Additionally, Rauscher and Browne demonstrate that enforcement of an extradition treaty also entails giving effect to "the processes by which it is to be carried into effect." Rauscher, 119 U.S. at 420-21, 7 S.Ct. 234. Most importantly, this means that language in a foreign nation's extradition order invoking provisions of an extradition treaty must be enforced by federal courts. See Browne, 205 U.S. at 311-12, 27 S.Ct. 539 (specifically considering the extradition orders of the court of King's Bench in deciding that the defendant had not been extradited on the charge for which he was then imprisoned); cf. Andonian, 29 F.3d at 1437 (finding that prosecution for additional counts of money laundering was not outside the scope of a Uruguayan court's extradition order).

25

Thus, the Supreme Court has clearly established that the expectations of the extraditing country—at least those within its rights, expansively interpreted, under the extradition treaty and expressed in its official extradition order—limit a state's ability to prosecute and sentence the extradited defendant. We must assess whether the state court heeded this in sentencing Benitez.

B

26

The state court's failure to give effect to the Venezuelan extradition order was an objectively unreasonable application of Rauscher and Browne, the clearly established Supreme Court precedent. Venezuela had the right to refuse extradition to the United States unless it received assurances that neither a death sentence nor life in prison would be imposed. The thirty-year limitation that Venezuela sought to impose might be enforceable if that condition were agreed to by both countries. We are wary, however, of enforcing extradition conditions that are neither expressly agreed to by both countries nor contemplated by the relevant extradition treaty. A thirty-year limitation is therefore not enforceable. However, Venezuela clearly believed that it was extraditing Benitez on the condition that he not be subject to a life sentence. That limitation must be enforced.

27

Rauscher and Browne place heavy emphasis on whether the expectations of the extraditing country, as expressed in its extradition orders, are honored. Only by doing so can the "manifest scope and object" of an extradition treaty be honored in the "highest good faith." See Rauscher, 119 U.S. at 422, 7 S.Ct. 234; Browne, 205 U.S. at 321, 27 S.Ct. 539. Here, that requires that Venezuela's attempt to exercise its rights under the extradition treaty be honored, despite its failure to extract contractually binding assurances from the United States that a life sentence would not be imposed. Rauscher and Browne, the purpose of the treaty, and the respect due our longstanding extradition relationship with Venezuela call for such an interpretation. The state court's decision otherwise was objectively unreasonable.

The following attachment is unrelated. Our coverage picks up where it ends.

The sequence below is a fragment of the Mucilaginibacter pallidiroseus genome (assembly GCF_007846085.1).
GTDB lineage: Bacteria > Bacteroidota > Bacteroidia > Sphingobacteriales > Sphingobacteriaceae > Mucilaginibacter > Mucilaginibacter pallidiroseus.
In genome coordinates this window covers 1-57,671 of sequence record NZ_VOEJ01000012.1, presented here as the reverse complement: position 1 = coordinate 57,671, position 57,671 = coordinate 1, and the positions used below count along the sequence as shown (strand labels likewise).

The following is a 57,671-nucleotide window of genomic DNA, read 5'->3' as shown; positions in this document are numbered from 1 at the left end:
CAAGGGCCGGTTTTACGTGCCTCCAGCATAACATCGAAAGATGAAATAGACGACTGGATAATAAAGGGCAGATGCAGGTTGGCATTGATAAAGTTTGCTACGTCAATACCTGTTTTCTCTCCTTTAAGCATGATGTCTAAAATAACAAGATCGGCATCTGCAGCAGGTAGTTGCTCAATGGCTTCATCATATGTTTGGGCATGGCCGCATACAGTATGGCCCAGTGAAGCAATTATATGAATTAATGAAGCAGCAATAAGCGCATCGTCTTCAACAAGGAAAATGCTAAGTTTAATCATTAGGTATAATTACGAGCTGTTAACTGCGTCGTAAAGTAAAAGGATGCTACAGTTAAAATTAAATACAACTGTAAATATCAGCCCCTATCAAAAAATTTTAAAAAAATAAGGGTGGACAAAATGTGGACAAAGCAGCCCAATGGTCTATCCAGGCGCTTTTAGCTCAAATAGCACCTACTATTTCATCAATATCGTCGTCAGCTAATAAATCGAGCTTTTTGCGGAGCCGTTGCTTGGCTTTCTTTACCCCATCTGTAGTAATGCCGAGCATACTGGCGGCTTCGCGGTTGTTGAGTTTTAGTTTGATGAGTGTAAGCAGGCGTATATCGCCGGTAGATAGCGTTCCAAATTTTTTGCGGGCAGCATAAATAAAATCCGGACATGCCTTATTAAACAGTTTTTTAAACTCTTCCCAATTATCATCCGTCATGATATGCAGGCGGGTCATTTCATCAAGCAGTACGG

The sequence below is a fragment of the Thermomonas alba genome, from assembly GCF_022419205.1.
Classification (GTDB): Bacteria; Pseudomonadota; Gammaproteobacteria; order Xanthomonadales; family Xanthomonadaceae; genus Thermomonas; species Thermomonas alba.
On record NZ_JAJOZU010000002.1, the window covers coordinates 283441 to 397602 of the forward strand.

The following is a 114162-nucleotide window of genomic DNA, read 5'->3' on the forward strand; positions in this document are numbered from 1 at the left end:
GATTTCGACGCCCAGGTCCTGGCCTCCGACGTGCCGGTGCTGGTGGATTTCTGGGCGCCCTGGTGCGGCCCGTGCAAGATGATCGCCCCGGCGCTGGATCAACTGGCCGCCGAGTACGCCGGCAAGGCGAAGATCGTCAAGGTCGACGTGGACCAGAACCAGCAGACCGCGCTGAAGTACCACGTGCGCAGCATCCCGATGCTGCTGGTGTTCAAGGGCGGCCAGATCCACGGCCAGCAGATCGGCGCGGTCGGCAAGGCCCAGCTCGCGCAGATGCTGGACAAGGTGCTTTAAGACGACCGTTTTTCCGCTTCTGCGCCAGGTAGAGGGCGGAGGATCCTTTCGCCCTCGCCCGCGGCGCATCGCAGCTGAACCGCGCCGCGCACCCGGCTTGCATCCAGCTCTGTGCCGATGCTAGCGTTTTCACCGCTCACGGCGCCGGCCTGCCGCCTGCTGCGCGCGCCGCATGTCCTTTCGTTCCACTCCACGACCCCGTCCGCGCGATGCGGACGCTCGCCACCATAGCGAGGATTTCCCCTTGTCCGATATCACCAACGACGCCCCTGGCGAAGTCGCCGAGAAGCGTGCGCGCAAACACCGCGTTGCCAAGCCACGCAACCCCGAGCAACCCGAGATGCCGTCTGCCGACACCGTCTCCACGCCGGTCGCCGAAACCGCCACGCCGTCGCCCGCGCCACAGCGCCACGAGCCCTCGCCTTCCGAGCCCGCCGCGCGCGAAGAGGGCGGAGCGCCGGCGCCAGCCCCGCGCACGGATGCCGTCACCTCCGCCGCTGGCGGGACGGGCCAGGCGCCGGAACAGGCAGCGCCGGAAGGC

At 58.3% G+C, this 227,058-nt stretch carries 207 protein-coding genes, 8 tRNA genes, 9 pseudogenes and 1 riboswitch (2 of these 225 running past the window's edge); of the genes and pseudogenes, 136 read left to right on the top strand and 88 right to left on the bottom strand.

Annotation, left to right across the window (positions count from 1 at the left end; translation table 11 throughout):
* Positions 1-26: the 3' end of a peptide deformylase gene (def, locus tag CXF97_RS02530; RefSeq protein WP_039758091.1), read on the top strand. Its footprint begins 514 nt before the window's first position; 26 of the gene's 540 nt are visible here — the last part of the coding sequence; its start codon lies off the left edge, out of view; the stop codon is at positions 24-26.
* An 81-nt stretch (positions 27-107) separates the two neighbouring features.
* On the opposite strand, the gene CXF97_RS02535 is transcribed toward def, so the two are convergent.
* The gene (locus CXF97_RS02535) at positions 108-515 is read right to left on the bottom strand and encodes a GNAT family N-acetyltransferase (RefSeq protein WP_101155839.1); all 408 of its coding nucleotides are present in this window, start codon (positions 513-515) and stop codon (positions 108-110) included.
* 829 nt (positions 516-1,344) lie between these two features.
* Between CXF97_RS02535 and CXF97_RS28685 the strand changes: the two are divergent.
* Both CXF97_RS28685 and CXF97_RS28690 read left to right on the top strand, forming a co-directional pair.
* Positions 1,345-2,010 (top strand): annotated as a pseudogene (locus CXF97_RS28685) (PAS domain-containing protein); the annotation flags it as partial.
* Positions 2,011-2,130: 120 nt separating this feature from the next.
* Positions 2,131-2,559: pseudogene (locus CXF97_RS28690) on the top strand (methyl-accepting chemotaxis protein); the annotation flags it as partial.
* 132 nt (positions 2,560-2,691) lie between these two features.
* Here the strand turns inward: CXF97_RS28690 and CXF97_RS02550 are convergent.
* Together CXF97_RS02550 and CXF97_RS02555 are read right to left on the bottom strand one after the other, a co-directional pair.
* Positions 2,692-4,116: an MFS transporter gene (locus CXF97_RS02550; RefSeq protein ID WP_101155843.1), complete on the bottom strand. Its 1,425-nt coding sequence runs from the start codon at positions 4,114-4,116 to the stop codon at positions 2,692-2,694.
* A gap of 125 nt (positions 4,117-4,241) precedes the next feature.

IV

28

Benitez's indeterminate life sentence was the result of an objectively unreasonable decision by the California courts. We therefore reverse the district court's denial of Benitez's habeas petition. On remand, the district court shall grant Benitez a conditional writ of habeas corpus directing that he be released from custody unless the State of California begins re-sentencing proceedings against him within 180 days or as extended by the district court as reasonably necessary.

29

Upon re-sentencing, the sentencing limitation in the Venezuelan extradition order must be honored to the extent that it is authorized by the treaty language. The treaty says nothing about sentences for a specific term of years. Therefore, upon re-sentencing the California court may sentence Benitez to any term of years consistent with California law, but not to a life sentence.

30

REVERSED and REMANDED.

Notes:

1

Finding that a petitioner like Benitez could not challenge the latter portions of his sentence also would be highly problematic from a pragmatic perspective. It would require courts to address each portion of a sentence only once it is absolutely clear that a prisoner would serve that portion

2

These decisions are the American judicial basis for a principle known as the doctrine of specialty, which is now incorporated into the express language of most extradition treaties. It provides that an extradited defendant may not be prosecuted "for any offense other than that for which the surrendering country agreed to extradite."United States v. Andonian, 29 F.3d 1432, 1434-35 (9th Cir.1994) (citations and quotations omitted). "The doctrine is based on principles of international comity: to protect its own citizens in prosecutions abroad, the United States guarantees that it will honor limitations placed on prosecutions in the United States. Our concern is with ensuring that the obligations of the requesting nation are satisfied." Id. at 1435 (citations omitted). This well-settled doctrine is not at issue here. Benitez was charged with the crime for which Venezuela agreed to extradite him.